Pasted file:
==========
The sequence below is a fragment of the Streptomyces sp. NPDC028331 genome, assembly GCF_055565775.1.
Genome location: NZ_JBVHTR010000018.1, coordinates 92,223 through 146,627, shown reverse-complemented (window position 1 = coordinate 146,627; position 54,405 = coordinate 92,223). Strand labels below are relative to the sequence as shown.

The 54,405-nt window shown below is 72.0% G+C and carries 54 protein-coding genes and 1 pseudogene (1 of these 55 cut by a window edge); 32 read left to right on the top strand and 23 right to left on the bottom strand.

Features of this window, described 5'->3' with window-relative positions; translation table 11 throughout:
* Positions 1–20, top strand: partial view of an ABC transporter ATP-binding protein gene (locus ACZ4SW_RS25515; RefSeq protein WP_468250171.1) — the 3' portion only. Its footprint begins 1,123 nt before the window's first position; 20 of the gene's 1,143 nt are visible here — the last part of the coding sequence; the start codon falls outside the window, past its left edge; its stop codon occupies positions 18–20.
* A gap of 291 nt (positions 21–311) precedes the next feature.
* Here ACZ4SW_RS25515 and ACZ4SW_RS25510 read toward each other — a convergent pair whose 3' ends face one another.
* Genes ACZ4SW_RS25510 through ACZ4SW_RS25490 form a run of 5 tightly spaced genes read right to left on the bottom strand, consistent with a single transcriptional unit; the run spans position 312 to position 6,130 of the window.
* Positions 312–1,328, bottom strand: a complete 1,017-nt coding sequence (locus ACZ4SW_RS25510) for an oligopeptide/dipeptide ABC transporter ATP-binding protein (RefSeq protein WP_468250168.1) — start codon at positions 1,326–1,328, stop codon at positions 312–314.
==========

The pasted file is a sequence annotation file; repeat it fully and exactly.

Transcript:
The sequence below is a fragment of the Streptomyces sp. NPDC028331 genome, assembly GCF_055565775.1.
Genome location: NZ_JBVHTR010000018.1, coordinates 92,223 through 146,627, shown reverse-complemented (window position 1 = coordinate 146,627; position 54,405 = coordinate 92,223). Strand labels below are relative to the sequence as shown.

The 54,405-nt window shown below is 72.0% G+C and carries 54 protein-coding genes and 1 pseudogene (1 of these 55 cut by a window edge); 32 read left to right on the top strand and 23 right to left on the bottom strand.

Features of this window, described 5'->3' with window-relative positions; translation table 11 throughout:
* Positions 1–20, top strand: partial view of an ABC transporter ATP-binding protein gene (locus ACZ4SW_RS25515; RefSeq protein WP_468250171.1) — the 3' portion only. Its footprint begins 1,123 nt before the window's first position; 20 of the gene's 1,143 nt are visible here — the last part of the coding sequence; the start codon falls outside the window, past its left edge; its stop codon occupies positions 18–20.
* A gap of 291 nt (positions 21–311) precedes the next feature.
* Here ACZ4SW_RS25515 and ACZ4SW_RS25510 read toward each other — a convergent pair whose 3' ends face one another.
* Genes ACZ4SW_RS25510 through ACZ4SW_RS25490 form a run of 5 tightly spaced genes read right to left on the bottom strand, consistent with a single transcriptional unit; the run spans position 312 to position 6,130 of the window.
* Positions 312–1,328, bottom strand: a complete 1,017-nt coding sequence (locus ACZ4SW_RS25510) for an oligopeptide/dipeptide ABC transporter ATP-binding protein (RefSeq protein WP_468250168.1) — start codon at positions 1,326–1,328, stop codon at positions 312–314.